On this day: 23rd June 1937 – George Orwell Flees Spain

23rd June 1937 – George Orwell Flees Spain

“Pacifism is objectively pro-fascist. This is elementary common sense. If you hamper the war effort of one side, you automatically help out that of the other. Nor is there any real way of remaining outside such a war as the present one. In practice, ‘he that is not with me is against me.” – George Orwell

George Orwell arrived in Spain in December 1936 to observe and write about the Spanish Civil War. Almost immediately, he traded in his pen for a gun to serve as a voluntary soldier against Franco’s Nationalist Fascists. Six months later, after a bullet in his neck nearly killed him, and another anti-Fascist faction that was supposed to be fighting on the same side as him became an even greater and dangerous enemy than the fascists, he and his wife Eileen were forced to flee for their lives. Seventy-[three] years ago today on 23rd June 1937, they crossed the border into France and safety.

On June 18th, Spanish Communists had entered Eileen’s hotel room. She was working in Barcelona as a clerical worker for the ILP. Several of Orwell’s papers were confiscated, but the most incriminating stayed hidden under a mattress. Orwell was in no shape to continue fighting, and had received word of the arrests of some of his closest POUM comrades; he knew that he and his wife would have to escape Spain. He obtained his discharge papers and a visa from the British consulate, entering France with Eileen on June 23rd.

With the couple as they escaped was Stafford Cottman, the youngest member of the ILP Contingent of the POUM militia, the man on whom the central character of Ken Loach’s Land and Freedom is most closely based. He recalled: “I was asked to go along to their headquarters and I met Bob Edwards was its leader…. At headquarters we were all interviewed by Bob and a couple of others. They asked you simple things like why you wanted to go to Spain. The idea was to find out whether you did have a sort of principle or whether it was pure adventure.”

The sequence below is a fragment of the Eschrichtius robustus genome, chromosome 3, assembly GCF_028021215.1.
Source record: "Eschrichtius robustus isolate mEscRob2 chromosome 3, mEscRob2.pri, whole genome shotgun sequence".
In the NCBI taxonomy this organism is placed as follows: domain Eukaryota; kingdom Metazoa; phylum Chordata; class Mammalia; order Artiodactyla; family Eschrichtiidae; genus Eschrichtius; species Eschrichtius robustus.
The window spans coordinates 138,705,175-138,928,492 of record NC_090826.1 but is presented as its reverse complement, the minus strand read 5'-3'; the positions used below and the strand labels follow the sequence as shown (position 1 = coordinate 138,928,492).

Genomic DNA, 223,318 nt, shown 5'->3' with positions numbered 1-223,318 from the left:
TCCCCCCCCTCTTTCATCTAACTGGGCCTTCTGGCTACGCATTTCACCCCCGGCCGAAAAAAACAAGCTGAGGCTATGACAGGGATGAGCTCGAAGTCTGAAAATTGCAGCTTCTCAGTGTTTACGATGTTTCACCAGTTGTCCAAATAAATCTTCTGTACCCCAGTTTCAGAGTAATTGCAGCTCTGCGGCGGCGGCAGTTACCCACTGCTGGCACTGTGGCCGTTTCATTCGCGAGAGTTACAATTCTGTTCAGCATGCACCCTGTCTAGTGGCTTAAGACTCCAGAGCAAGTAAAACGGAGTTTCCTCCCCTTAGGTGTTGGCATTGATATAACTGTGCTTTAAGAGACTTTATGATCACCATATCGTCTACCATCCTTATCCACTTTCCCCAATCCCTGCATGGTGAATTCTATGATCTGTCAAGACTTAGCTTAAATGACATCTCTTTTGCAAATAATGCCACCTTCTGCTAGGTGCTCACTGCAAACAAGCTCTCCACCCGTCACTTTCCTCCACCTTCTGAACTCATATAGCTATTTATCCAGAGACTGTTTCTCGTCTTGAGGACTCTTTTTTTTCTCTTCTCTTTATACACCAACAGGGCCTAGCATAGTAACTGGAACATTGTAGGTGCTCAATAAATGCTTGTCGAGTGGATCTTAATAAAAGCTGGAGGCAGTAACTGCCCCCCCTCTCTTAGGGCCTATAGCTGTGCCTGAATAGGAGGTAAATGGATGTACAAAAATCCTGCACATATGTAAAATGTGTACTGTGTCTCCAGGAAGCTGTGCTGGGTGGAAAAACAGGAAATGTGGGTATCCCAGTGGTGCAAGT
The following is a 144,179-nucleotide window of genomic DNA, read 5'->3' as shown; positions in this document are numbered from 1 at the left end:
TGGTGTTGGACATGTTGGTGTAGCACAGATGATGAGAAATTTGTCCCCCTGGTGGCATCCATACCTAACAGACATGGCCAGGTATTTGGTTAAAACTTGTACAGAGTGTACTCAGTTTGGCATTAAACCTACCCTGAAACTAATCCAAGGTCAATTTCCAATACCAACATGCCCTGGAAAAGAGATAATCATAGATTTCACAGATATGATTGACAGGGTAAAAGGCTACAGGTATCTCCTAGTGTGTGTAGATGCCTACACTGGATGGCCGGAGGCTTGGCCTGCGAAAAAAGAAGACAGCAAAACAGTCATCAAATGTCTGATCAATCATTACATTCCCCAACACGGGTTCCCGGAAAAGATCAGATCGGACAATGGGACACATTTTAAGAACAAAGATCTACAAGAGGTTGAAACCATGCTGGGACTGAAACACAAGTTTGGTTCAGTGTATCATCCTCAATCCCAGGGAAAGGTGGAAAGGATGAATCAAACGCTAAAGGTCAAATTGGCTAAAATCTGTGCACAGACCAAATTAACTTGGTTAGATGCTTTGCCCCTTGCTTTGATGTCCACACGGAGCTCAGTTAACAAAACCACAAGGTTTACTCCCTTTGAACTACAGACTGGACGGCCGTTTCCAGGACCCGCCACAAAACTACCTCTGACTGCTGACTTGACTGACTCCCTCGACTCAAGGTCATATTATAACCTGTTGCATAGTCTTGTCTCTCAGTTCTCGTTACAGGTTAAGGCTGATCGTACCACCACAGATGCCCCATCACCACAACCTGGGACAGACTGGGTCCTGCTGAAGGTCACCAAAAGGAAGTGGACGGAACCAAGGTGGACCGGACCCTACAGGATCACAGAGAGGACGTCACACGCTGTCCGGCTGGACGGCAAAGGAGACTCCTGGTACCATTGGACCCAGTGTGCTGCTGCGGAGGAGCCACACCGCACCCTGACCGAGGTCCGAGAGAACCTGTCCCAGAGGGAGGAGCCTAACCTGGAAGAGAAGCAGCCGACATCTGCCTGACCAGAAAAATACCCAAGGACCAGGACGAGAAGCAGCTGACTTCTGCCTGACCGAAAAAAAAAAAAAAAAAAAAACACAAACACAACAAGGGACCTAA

Gordon Bowker writes:

As ever on returning home, Orwell was overcome by the beauty of the countryside and the civilised quality of English life. But, after the events of the past six months, the paradise of Southern England, ‘the sleekest landscape in the world’, had taken on a new significance. It now seemed to him a country of sleepers unaware of the impending nightmare. Earthquakes, famines and revolutions happened elsewhere, the smoke and misery of industrial towns were out of sight and far away…

It soon became apparent that English POUMists were not altogether beyond the long arm of the Stalinists. When Stafford Cottman arrived back in Bristol his home was picketed by a group of Young Communists with banners denouncing him as ‘an enemy of the working class’, and people going in and out were questioned. When Orwell heard about this he got Lawrence to drive him to Bristol where they organised a protest in defence of the young rebel. ‘What a show!’ he wrote. ‘To think that we started off as heroic defenders of democracy and only six months later were Trotsky-Fascists sneaking over the border with the police at our heels.’ He was clearly shocked that Communist attacks on people with POUM connections had been taken up back in England. After all, he even more than Cottman was a prime target of Communist spite.

Bonus link: Steve Wadham: Orwell’s crystal chandelier.

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5 CommentsLeave a comment

  1. Poumista,

    Your link does not work. You should update.

  2. Yup, link not working and I want to read the rest!

    Get to it!

    • Hmm. I scheduled this when I found it, and the original blog seems to have gone off line. I’ll work out what to do.

      • OK. I looked and looked, and the blog is dead. So, I stitched something else together.

  3. […] Archivalien unter „Sozialistika“ und im Download-Archiv … Poumista erinnert an George Orwells Flucht aus Spanien 1937 undd an seine Geburt vor 107 Jahren, eine webseite erinnert an den vor 65 Jahren verstorbenen […]

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